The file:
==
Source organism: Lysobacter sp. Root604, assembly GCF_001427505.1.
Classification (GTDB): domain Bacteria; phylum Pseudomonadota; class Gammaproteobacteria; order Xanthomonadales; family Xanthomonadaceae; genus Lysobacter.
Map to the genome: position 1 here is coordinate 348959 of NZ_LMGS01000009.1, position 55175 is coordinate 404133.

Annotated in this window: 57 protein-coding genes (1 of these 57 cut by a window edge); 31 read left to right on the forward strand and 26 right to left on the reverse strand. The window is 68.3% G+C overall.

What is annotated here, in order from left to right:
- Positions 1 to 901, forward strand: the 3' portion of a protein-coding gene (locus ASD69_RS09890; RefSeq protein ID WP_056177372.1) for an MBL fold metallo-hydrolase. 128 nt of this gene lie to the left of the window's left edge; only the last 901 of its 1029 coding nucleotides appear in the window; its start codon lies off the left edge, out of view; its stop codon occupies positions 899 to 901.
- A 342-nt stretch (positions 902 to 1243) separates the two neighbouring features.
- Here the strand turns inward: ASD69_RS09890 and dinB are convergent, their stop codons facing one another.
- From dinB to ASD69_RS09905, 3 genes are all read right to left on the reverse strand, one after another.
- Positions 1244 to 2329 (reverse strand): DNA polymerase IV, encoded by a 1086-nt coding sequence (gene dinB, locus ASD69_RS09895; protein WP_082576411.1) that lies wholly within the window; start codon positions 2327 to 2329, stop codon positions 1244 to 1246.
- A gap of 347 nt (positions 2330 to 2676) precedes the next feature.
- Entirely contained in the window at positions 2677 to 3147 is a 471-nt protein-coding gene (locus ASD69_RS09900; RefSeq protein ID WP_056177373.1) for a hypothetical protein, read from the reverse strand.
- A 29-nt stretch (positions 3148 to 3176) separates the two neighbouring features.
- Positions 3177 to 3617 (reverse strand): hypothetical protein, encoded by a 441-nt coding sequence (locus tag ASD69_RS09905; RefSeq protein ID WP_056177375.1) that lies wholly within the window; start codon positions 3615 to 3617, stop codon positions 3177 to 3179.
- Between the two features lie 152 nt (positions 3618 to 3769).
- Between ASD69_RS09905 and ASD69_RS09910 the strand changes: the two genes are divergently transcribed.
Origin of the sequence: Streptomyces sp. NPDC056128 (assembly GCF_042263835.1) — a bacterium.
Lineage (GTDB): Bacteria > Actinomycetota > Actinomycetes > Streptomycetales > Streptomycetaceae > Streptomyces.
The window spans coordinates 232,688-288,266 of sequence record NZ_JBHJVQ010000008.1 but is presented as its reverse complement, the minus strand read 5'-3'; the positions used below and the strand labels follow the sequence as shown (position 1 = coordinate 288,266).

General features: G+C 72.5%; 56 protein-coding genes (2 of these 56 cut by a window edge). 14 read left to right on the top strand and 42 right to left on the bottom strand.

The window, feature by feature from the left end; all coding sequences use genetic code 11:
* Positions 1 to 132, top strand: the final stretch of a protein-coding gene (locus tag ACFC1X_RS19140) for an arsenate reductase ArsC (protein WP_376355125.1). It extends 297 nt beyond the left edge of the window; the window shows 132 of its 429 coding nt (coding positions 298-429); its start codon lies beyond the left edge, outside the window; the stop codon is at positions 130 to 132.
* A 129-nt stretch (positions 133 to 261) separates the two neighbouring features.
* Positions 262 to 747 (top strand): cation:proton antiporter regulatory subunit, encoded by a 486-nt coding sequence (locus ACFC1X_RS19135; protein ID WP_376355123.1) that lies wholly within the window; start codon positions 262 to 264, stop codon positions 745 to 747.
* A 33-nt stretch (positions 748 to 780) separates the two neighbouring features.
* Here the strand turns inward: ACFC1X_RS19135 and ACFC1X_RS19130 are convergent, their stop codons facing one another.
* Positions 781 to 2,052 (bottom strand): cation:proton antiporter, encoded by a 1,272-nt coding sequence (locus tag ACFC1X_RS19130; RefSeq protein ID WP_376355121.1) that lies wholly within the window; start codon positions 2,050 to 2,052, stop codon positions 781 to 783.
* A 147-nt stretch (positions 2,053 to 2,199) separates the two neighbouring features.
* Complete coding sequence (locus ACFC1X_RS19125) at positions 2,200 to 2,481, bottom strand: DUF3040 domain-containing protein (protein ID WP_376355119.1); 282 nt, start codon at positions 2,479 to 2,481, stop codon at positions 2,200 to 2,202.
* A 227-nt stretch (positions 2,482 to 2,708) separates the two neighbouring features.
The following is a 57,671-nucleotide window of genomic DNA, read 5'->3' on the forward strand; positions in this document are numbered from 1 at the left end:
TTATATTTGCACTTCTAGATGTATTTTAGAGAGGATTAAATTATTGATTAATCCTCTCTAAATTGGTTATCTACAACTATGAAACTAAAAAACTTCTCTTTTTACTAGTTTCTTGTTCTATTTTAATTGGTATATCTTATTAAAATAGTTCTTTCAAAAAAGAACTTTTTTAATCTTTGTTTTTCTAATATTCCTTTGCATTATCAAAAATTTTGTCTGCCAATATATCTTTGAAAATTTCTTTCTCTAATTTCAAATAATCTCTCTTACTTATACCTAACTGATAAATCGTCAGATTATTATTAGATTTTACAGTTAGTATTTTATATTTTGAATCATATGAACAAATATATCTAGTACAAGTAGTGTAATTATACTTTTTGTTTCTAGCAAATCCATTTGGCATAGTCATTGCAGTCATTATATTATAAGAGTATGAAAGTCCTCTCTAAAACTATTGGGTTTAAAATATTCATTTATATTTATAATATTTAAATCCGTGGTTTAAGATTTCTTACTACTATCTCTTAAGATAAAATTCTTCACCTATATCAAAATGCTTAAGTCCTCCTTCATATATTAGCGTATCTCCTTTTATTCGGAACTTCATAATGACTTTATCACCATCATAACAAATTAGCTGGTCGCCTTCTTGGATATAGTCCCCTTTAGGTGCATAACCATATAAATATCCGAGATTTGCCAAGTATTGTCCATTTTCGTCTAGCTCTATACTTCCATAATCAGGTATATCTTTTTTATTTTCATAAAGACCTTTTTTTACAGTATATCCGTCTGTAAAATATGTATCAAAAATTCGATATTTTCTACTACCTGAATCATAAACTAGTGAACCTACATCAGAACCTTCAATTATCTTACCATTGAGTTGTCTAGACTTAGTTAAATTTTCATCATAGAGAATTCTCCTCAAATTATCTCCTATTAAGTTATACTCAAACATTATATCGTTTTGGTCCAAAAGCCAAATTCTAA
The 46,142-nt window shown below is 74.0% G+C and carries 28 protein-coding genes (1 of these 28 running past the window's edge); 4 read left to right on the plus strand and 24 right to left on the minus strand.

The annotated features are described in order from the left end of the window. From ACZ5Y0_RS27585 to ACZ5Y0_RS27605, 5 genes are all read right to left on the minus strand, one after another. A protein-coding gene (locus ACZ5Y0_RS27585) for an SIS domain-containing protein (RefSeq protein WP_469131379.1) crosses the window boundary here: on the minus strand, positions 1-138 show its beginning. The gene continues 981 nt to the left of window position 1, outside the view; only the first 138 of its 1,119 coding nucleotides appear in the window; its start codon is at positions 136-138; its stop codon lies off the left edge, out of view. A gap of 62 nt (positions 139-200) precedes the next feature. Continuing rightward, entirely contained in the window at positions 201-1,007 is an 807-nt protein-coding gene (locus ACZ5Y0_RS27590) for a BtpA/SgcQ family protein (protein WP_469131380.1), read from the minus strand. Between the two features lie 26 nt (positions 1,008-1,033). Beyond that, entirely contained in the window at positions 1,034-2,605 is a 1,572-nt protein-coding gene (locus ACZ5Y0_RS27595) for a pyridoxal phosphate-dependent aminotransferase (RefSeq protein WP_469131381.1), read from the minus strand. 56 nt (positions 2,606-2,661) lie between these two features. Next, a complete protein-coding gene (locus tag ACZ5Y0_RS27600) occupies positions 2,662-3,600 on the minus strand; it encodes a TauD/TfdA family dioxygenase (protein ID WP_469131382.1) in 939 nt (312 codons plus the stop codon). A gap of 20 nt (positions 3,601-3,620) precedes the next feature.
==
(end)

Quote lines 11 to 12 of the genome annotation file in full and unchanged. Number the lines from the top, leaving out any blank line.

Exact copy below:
- A gap of 347 nt (positions 2330 to 2676) precedes the next feature.
- Entirely contained in the window at positions 2677 to 3147 is a 471-nt protein-coding gene (locus ASD69_RS09900; RefSeq protein ID WP_056177373.1) for a hypothetical protein, read from the reverse strand.